We weren't completely sure that he wasn't somewhere in the house, but I had to get to an early meeting at work, so we decided to head in to work and hope for the best. Really, there were four scenarios: he was hiding from us in the house and he'd come out when he was ready (which would be very unusual behavior for him); he had hurt himself somehow in the house and was incapacitated to the point where he couldn't cry out for help (unlikely given our fairly thorough search of the house); he was outside roaming around and he'd come back when he was good and ready (he's escaped a couple of times before and has always returned); or he was out of the house and something had happened to him and we'd never see him again.

No matter which scenario was true, there wasn't anything we could do about it but search the house for him to make sure he wasn't there, which we had already done. Nevertheless, Julie wanted to come home early to look for him, so as soon as I finished my meeting and took care of some other pressing tasks, we headed home and did an additional top to bottom search of the house until we were both convinced that there was no chance he was still inside. After that, we left food and water on the back porch and every hour or so Julie went outside and walked around the yard to see if he might emerge.

He still hadn't returned by the time I started to fix dinner, but while waiting for some water to boil, I wandered over to the back door and there he was, creeping around underneath the grill and slowly working his way towards the food dish we had left out. I called Julie, and even though he ran off the porch when she went out to get him, she cornered him near the fence and brought him back inside.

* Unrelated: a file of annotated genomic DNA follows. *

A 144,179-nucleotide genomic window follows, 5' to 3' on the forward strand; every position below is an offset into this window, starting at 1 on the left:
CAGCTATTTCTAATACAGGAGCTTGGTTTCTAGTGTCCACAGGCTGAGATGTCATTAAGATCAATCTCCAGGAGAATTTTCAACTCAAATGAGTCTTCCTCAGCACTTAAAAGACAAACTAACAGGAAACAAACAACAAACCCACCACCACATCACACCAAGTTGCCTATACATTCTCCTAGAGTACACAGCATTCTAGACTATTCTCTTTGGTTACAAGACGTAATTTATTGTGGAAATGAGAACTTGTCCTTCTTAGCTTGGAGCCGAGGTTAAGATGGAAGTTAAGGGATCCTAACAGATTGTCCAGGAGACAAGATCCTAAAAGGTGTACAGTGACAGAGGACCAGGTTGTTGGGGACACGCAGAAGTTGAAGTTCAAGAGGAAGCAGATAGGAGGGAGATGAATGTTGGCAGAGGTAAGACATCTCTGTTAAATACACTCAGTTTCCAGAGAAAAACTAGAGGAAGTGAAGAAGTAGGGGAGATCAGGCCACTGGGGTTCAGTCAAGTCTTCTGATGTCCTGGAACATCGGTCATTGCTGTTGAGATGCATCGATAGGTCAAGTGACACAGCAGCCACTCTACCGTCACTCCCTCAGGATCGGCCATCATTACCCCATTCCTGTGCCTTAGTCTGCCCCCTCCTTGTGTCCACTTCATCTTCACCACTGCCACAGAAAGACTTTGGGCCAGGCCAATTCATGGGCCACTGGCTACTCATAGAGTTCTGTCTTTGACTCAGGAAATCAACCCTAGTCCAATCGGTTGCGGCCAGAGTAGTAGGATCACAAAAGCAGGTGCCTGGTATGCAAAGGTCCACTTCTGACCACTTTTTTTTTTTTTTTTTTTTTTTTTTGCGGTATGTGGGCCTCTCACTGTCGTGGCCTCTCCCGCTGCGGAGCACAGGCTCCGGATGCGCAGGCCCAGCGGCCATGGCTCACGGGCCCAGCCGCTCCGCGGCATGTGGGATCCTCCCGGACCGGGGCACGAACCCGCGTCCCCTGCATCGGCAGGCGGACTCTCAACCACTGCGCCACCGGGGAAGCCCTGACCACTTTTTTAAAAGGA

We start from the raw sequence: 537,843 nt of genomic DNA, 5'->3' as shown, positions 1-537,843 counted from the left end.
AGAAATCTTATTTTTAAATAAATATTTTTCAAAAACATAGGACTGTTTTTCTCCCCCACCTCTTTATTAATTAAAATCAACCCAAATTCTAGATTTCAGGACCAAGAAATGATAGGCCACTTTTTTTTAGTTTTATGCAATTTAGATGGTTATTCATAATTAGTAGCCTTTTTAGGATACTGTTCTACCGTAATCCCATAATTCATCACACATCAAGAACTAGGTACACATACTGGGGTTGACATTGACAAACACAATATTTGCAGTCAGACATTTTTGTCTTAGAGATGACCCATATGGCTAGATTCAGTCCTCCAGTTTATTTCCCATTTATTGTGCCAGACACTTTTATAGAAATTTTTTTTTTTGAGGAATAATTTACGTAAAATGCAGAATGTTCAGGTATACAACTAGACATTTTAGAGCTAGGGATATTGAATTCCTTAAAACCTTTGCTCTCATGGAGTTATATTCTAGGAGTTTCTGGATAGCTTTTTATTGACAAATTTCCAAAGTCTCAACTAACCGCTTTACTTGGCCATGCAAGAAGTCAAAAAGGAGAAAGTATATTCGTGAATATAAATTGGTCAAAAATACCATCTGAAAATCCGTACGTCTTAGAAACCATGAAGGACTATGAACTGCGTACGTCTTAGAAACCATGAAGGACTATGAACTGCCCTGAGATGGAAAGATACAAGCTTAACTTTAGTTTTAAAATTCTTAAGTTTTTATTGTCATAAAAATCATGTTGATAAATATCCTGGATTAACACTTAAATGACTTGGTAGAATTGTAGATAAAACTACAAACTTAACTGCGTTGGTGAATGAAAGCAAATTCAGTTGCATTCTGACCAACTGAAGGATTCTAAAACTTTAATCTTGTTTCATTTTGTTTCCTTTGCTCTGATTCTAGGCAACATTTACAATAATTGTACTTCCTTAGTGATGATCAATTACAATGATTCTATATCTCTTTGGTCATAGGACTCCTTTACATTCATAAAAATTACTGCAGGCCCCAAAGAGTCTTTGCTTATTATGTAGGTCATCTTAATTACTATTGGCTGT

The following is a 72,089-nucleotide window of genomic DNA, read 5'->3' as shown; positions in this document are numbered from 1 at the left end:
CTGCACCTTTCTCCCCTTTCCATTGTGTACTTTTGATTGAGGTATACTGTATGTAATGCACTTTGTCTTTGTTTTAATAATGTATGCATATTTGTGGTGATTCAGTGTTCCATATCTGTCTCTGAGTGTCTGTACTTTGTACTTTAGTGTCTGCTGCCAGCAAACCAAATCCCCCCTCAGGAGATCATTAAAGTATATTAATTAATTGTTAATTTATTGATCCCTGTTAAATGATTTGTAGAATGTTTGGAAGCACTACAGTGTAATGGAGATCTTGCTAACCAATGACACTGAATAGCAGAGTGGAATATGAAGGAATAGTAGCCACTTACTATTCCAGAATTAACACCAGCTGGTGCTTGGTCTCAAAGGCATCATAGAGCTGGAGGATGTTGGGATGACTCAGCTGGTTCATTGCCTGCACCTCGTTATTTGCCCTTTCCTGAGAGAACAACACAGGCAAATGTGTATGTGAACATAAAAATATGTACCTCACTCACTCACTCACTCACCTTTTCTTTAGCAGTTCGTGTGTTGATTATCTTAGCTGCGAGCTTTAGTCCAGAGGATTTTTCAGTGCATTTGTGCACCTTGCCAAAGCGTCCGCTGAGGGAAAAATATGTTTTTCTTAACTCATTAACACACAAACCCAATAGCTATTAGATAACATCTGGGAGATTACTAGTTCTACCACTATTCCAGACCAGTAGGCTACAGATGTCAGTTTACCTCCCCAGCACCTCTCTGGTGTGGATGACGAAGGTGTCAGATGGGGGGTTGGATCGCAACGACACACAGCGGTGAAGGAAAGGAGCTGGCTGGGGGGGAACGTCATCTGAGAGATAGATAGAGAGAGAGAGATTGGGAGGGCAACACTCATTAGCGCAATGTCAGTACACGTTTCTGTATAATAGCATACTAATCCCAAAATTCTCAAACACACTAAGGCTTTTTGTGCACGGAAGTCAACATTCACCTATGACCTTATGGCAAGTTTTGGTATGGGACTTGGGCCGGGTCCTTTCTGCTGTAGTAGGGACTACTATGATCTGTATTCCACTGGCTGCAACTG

We're still not quite sure how he got out, but we're just going to have to be that much more vigilant when coming in and out of the house. Because even though it was clear that he was happy to be home—it got below freezing the night he was out, and the next day wasn't that warm either—I'm sure that his habit of trying to sneak out will return as soon as he's recovered from this little adventure.

Every Friday during springtime should be a half day. No one's really working in the afternoon anyway.

Just a few more days to get through before we've mailed our decision letters and our job is mostly done for another year. As far as I'm concerned, this marks the beginning of the slow time of the year for us, although things really don't slow down until May and this year there's a good chance that my team will be busier this summer than we've been for the past several months—and we've been busy as hell the past several months.

Still, it's a nice mental milestone, and chances are that my group will get a break for a few weeks even though most everyone else in the office will still be doing some mop up stuff while we hold our open houses for admitted students and wait for the deposit checks to come in. I've got a lot of work to do over the next week, but at least I feel like there's a light at the end of the tunnel.